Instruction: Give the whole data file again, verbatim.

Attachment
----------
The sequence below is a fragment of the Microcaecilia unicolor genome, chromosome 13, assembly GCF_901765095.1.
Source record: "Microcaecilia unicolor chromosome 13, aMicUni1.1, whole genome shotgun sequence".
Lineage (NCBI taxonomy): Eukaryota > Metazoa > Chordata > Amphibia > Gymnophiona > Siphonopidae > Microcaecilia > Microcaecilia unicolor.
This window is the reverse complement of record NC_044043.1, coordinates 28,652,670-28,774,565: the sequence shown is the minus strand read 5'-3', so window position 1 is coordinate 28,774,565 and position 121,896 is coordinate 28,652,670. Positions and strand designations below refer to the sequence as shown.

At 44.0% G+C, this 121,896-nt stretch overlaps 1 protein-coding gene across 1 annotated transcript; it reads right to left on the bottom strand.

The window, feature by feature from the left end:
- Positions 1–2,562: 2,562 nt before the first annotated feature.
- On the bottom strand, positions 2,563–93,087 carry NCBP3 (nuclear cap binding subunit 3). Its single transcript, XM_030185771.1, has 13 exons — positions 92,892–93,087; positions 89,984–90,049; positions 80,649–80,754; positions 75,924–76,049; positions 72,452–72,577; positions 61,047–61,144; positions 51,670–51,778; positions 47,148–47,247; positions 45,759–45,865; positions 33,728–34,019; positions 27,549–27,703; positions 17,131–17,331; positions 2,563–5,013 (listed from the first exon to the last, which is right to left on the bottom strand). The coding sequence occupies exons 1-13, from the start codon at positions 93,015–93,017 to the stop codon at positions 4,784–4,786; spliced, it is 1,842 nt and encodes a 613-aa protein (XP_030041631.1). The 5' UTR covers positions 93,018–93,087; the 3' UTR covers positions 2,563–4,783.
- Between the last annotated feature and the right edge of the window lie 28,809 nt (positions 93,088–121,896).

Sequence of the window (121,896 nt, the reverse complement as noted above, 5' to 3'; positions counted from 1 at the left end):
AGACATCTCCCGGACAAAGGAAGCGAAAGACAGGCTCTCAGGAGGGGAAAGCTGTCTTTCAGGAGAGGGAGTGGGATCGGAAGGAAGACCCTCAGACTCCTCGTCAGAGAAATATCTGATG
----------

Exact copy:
The sequence below is a fragment of the Microcaecilia unicolor genome, chromosome 13, assembly GCF_901765095.1.
Source record: "Microcaecilia unicolor chromosome 13, aMicUni1.1, whole genome shotgun sequence".
Lineage (NCBI taxonomy): Eukaryota > Metazoa > Chordata > Amphibia > Gymnophiona > Siphonopidae > Microcaecilia > Microcaecilia unicolor.
This window is the reverse complement of record NC_044043.1, coordinates 28,652,670-28,774,565: the sequence shown is the minus strand read 5'-3', so window position 1 is coordinate 28,774,565 and position 121,896 is coordinate 28,652,670. Positions and strand designations below refer to the sequence as shown.

At 44.0% G+C, this 121,896-nt stretch overlaps 1 protein-coding gene across 1 annotated transcript; it reads right to left on the bottom strand.

The window, feature by feature from the left end:
- Positions 1–2,562: 2,562 nt before the first annotated feature.
- On the bottom strand, positions 2,563–93,087 carry NCBP3 (nuclear cap binding subunit 3). Its single transcript, XM_030185771.1, has 13 exons — positions 92,892–93,087; positions 89,984–90,049; positions 80,649–80,754; positions 75,924–76,049; positions 72,452–72,577; positions 61,047–61,144; positions 51,670–51,778; positions 47,148–47,247; positions 45,759–45,865; positions 33,728–34,019; positions 27,549–27,703; positions 17,131–17,331; positions 2,563–5,013 (listed from the first exon to the last, which is right to left on the bottom strand). The coding sequence occupies exons 1-13, from the start codon at positions 93,015–93,017 to the stop codon at positions 4,784–4,786; spliced, it is 1,842 nt and encodes a 613-aa protein (XP_030041631.1). The 5' UTR covers positions 93,018–93,087; the 3' UTR covers positions 2,563–4,783.
- Between the last annotated feature and the right edge of the window lie 28,809 nt (positions 93,088–121,896).

Sequence of the window (121,896 nt, the reverse complement as noted above, 5' to 3'; positions counted from 1 at the left end):
AGACATCTCCCGGACAAAGGAAGCGAAAGACAGGCTCTCAGGAGGGGAAAGCTGTCTTTCAGGAGAGGGAGTGGGATCGGAAGGAAGACCCTCAGACTCCTCGTCAGAGAAATATCTGATG